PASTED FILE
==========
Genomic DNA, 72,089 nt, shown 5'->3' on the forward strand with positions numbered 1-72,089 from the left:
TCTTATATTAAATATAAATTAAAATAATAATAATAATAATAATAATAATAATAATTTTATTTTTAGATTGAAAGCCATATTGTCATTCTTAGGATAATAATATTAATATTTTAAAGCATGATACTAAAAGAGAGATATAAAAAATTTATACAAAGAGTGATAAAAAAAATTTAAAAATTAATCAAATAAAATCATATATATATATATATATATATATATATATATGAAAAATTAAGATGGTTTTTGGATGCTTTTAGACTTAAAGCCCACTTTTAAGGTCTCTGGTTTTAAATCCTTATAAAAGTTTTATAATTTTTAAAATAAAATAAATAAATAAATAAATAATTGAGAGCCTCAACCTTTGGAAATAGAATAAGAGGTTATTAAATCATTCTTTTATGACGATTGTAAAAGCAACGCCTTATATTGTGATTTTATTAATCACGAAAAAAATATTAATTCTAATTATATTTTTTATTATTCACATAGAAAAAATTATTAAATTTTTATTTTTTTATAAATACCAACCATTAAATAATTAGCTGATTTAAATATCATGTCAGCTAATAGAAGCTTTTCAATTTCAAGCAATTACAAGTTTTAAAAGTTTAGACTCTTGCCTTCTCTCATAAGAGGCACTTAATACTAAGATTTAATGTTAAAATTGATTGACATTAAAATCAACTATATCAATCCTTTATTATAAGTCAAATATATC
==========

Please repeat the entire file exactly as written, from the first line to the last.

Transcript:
Genomic DNA, 72,089 nt, shown 5'->3' on the forward strand with positions numbered 1-72,089 from the left:
TCTTATATTAAATATAAATTAAAATAATAATAATAATAATAATAATAATAATAATTTTATTTTTAGATTGAAAGCCATATTGTCATTCTTAGGATAATAATATTAATATTTTAAAGCATGATACTAAAAGAGAGATATAAAAAATTTATACAAAGAGTGATAAAAAAAATTTAAAAATTAATCAAATAAAATCATATATATATATATATATATATATATATATATGAAAAATTAAGATGGTTTTTGGATGCTTTTAGACTTAAAGCCCACTTTTAAGGTCTCTGGTTTTAAATCCTTATAAAAGTTTTATAATTTTTAAAATAAAATAAATAAATAAATAAATAATTGAGAGCCTCAACCTTTGGAAATAGAATAAGAGGTTATTAAATCATTCTTTTATGACGATTGTAAAAGCAACGCCTTATATTGTGATTTTATTAATCACGAAAAAAATATTAATTCTAATTATATTTTTTATTATTCACATAGAAAAAATTATTAAATTTTTATTTTTTTATAAATACCAACCATTAAATAATTAGCTGATTTAAATATCATGTCAGCTAATAGAAGCTTTTCAATTTCAAGCAATTACAAGTTTTAAAAGTTTAGACTCTTGCCTTCTCTCATAAGAGGCACTTAATACTAAGATTTAATGTTAAAATTGATTGACATTAAAATCAACTATATCAATCCTTTATTATAAGTCAAATATATC